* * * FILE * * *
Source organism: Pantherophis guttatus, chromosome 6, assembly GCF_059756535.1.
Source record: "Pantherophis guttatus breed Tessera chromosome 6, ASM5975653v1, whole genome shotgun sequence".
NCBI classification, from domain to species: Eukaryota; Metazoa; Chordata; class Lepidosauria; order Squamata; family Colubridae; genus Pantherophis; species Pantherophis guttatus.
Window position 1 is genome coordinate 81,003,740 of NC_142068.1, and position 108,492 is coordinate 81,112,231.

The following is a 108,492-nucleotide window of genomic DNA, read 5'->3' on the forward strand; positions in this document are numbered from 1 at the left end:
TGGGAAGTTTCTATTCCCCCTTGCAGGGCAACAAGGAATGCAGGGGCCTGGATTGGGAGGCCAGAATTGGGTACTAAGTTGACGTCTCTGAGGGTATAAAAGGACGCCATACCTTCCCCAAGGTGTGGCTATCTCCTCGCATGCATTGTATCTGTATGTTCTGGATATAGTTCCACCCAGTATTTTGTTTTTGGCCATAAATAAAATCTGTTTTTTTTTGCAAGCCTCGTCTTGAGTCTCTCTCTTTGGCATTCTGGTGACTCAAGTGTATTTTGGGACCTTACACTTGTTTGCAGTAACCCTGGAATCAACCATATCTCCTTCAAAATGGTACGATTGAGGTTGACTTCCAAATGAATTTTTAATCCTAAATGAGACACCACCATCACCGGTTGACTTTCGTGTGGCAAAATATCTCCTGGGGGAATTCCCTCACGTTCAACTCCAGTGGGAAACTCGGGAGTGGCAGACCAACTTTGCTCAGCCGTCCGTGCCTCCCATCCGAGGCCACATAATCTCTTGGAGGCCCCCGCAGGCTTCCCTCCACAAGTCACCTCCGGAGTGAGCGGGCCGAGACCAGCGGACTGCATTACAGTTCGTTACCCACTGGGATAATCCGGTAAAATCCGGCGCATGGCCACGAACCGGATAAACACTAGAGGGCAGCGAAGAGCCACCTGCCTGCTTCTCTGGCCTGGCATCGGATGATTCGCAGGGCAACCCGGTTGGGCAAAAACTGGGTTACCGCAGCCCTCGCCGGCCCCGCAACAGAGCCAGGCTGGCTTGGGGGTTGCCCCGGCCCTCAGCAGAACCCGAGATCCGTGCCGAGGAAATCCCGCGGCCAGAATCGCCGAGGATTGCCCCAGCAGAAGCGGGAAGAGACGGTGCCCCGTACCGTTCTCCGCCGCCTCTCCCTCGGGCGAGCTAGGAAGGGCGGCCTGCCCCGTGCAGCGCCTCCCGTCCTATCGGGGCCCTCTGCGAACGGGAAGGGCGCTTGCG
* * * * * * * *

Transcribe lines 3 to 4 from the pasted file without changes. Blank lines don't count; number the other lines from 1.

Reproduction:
NCBI classification, from domain to species: Eukaryota; Metazoa; Chordata; class Lepidosauria; order Squamata; family Colubridae; genus Pantherophis; species Pantherophis guttatus.
Window position 1 is genome coordinate 81,003,740 of NC_142068.1, and position 108,492 is coordinate 81,112,231.